One of the big topics around the NFL's water-cooler this week is the issue of the extra point.
Actually, it's not really an issue-it's more of one prominent member of the NFL organization opening his mouth and spewing whatever ideas and opinions he has to anyone who will listen.
This week, NFL Commissioner Roger Goodell spoke out about changing the extra points in the NFL, saying that the extra point kicks are too automatic.
It's the extra point. It's the gimme. That's why coaches do that instead of going for two every time.
But, thankfully, he has a proposition, a plan to fix the game...which I expect will be looked on as favorably as the other changes made under this commissioner.
His suggestion is not entirely without merit. Instead of kicking the extra point for the seventh point, Goodell suggests we make a touchdown worth seven points. After scoring, teams are given the option to go for an extra point, which will give them eight points. The catch? If you fail to convert, you lose a point.
It's an odds game, Commish. How often do coaches go for two points these days?
Well, in 2013, NFL teams attempted 69 two-point conversions.
They converted 33 of those attempts, just less than 50 percent.
Like I said, it's an odds game.
Why would a coach take a shot at your new scheme, Mr. Goodell? They rarely utilize the two-point conversion scheme now, and sure, they can get eight points....or six.
Coaches are going to stick with the seven points. They only play the odds when they have to.
In short, Mr. Goodell, what you're proposing is the elimination of the extra point.
Maybe, for safety's sake, we should just let the extra point be decided by a coin toss.
"No players were harmed during this extra point."
Give me a break. What you're suggesting will not change the fact that coaches don't risk the two-point conversion. Instead, we're just cutting a play from the game. Maybe those few seconds will be enough to allow for a kickoff return at the end of the game, but my point is that this is all about making the game exciting for fans, right?
Your suggestion does not force these teams to take the risk for eight points.
This is the same guy who was in charge during the player lockout. The guy who changed the kickoff rules and the QB protection rules, a.k.a "The Brady Rule". The commissioner in charge during the time of the replacement referees.
And I refuse to listen to anyone who thinks the commissioner did an excellent job in that position. He helped drag out a process that ended with a PR nightmare and the aptly named "Fail Mary".
This is the commissioner who, at one point, had an approval rating of 39 percent amongst NFL players.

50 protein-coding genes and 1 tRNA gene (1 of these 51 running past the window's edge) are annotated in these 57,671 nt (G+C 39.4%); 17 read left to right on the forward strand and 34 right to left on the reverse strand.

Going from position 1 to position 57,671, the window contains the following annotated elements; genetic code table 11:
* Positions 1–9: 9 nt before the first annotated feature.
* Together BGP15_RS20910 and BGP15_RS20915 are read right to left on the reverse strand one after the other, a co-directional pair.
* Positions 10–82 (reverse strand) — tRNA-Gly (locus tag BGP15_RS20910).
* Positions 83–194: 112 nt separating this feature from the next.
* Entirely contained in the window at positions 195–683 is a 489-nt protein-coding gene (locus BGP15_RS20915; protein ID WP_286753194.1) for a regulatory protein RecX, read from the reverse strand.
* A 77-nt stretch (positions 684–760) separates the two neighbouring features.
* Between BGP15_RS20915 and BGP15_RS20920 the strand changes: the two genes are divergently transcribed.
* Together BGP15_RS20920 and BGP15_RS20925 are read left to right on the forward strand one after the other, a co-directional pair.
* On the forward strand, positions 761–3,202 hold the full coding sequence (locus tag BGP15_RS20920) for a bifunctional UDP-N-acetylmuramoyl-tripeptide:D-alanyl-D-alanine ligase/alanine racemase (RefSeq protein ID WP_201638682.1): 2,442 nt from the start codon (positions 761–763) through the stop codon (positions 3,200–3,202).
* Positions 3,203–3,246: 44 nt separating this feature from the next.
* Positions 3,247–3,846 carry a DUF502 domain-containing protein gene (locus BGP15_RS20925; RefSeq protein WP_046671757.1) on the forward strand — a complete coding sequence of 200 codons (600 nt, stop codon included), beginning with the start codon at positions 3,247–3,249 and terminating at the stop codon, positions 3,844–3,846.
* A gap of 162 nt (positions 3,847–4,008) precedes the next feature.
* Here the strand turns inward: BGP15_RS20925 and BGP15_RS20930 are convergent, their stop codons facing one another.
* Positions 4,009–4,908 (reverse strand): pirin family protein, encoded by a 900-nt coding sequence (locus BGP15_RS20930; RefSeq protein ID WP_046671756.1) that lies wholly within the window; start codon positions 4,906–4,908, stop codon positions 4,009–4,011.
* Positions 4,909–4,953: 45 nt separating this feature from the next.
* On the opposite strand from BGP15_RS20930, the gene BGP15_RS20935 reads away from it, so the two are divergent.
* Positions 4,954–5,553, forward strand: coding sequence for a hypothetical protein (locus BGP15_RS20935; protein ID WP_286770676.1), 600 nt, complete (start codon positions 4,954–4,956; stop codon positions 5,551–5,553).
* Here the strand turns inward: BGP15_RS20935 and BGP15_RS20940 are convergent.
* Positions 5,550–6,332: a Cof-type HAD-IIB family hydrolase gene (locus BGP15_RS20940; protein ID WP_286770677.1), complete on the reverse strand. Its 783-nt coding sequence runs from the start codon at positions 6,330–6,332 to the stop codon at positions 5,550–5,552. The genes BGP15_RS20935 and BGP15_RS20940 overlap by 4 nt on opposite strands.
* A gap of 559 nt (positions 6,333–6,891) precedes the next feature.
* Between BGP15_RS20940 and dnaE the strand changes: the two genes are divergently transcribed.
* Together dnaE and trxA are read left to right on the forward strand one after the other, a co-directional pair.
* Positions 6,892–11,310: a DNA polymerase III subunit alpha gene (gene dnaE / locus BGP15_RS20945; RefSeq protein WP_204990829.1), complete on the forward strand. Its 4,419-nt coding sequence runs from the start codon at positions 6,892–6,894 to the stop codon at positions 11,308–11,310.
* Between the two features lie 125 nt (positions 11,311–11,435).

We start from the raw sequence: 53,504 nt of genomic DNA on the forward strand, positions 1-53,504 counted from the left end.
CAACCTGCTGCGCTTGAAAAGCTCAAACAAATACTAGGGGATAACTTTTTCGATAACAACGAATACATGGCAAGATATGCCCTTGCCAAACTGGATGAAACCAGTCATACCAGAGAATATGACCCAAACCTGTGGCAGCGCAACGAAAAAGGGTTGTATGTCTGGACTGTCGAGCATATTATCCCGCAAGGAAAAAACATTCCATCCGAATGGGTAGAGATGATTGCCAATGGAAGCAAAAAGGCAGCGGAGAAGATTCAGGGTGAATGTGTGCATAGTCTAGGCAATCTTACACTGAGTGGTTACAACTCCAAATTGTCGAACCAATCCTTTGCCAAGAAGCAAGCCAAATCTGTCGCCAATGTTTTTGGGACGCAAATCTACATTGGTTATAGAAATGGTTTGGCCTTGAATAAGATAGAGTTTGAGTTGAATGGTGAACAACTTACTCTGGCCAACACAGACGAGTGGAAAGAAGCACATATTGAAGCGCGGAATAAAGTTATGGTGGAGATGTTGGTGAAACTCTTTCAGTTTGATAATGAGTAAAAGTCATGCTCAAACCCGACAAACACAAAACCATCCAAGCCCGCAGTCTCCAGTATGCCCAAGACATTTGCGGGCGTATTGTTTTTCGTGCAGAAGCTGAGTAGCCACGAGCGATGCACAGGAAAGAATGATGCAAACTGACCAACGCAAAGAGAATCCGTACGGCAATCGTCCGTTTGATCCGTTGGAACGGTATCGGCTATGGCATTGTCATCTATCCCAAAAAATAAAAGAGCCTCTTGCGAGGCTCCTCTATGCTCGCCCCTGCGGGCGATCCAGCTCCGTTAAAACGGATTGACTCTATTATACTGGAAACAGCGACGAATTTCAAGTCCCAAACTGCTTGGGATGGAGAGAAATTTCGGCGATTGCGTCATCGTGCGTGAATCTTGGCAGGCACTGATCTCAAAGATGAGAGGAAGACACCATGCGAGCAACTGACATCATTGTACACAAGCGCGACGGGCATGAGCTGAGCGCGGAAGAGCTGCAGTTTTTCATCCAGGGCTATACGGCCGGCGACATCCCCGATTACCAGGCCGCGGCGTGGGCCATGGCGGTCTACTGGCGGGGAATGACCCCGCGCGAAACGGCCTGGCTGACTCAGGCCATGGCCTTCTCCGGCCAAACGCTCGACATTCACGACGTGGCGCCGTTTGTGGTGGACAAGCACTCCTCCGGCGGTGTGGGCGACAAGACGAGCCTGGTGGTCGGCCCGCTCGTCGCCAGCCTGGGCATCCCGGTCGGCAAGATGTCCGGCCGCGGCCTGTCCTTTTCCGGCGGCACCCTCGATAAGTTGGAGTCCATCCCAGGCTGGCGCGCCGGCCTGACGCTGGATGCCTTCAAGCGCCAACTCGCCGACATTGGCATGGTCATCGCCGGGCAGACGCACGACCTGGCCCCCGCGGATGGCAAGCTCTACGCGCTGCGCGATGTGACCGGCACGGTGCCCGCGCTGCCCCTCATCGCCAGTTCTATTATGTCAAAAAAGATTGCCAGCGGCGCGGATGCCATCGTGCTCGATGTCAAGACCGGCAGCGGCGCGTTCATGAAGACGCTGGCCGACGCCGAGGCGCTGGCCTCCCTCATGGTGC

The New Orleans Saints' quarterback Drew Brees stated last December that "Right now the league office and commissioner Goodell have little to no credibility with players."
Goodell's handling of the Bountygate scandal was less than satisfactory, as he suspended four players with little evidence. He's been fairly steady in handing out fines since taking over, and it's been said he lets his emotions get the better of him at times during the handing out of these suspensions and fines.
This is not a guy concerned about the history of the game.
This is a man who wants to be remembered.
I get it, I do. Who wouldn't want to be remembered in some aspect of history? No one wants to think that they will be forgotten long after they have passed on.
But this isn't about you, Roger.
I don't claim to know everything about football. But I do know that there a number of fans, including myself, that are tired of you trying to change the game.
If I suggested playing in ballet apparel would increase ratings, would you have to consider that?
I respect what you have done for the safety of players in this game, and the fact that football has flourished under your reign.
You've been called a dictator, Mr. Goodell, and you have a flair for the dramatic and temper to go with it. But when those fans boo you again at the NFL Draft this year, I hope you remember why they are, think of your shortcomings and use that to be the best possible commissioner you can. A good leader knows when to listen to his advisors, and a good CEO knows to leave his emotions out of the decision-making process.
In the end, the game needs the fans. Listen to them, or see yourself with the same approval ratings as the U.S. Congress. Do not actively engage yourself in disconnecting from the people.
Stop tinkering, Mr. Commissioner, or we'll eventually be left with just a shell of the game we love.
In short, I'll say the same phrase that my grandfather used to say all of the time:
If it ain't broke, it don't need no fixing.